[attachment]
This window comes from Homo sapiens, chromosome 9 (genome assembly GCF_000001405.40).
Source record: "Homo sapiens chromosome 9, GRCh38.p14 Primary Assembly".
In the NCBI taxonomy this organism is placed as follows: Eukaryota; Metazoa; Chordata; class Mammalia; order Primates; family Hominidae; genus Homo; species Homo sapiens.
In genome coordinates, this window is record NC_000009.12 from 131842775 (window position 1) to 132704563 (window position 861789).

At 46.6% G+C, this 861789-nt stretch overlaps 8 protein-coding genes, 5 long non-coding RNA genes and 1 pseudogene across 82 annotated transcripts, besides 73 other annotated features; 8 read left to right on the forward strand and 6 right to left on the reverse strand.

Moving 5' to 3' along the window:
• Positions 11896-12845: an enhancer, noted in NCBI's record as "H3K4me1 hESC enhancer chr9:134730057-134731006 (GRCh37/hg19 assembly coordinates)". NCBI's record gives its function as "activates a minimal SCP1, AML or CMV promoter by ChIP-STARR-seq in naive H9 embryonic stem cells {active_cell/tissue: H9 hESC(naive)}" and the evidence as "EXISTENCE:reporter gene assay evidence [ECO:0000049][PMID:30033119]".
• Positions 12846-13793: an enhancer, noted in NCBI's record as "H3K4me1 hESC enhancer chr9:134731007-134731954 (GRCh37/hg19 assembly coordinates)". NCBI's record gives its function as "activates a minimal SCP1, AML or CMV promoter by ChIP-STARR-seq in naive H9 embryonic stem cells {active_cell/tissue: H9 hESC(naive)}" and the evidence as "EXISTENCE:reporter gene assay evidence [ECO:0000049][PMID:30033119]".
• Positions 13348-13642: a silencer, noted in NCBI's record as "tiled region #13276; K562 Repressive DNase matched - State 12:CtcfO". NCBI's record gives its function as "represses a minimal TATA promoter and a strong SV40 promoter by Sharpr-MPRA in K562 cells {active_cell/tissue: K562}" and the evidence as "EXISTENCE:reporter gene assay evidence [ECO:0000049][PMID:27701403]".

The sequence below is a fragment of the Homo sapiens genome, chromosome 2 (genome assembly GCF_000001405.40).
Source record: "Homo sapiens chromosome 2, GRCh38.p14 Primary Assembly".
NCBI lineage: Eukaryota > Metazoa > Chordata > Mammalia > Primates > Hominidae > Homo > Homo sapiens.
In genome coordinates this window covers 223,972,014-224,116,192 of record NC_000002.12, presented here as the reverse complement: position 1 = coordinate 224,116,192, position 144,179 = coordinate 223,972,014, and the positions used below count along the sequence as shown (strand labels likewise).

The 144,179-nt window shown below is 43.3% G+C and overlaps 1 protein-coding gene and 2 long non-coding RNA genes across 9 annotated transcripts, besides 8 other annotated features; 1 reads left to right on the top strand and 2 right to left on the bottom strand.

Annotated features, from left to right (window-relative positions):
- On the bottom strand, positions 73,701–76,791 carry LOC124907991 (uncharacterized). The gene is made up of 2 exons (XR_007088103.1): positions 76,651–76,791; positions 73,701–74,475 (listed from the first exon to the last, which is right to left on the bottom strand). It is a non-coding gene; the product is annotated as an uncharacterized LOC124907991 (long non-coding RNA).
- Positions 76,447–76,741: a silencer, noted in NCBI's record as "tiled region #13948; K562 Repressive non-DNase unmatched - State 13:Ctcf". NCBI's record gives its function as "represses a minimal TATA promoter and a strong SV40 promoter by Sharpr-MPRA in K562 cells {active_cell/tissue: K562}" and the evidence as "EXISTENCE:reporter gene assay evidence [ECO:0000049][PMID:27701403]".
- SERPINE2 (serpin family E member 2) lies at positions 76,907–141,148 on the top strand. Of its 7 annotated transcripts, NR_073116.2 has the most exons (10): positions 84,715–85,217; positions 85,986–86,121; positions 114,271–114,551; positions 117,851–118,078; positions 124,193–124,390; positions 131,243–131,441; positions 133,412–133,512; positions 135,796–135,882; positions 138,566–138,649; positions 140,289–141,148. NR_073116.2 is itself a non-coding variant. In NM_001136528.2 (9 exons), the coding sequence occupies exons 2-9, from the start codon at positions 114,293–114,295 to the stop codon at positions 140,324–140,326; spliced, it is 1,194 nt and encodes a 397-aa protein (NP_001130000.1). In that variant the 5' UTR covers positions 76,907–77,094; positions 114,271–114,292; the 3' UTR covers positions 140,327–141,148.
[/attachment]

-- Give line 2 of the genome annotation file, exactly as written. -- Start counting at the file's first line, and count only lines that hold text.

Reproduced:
Source record: "Homo sapiens chromosome 9, GRCh38.p14 Primary Assembly".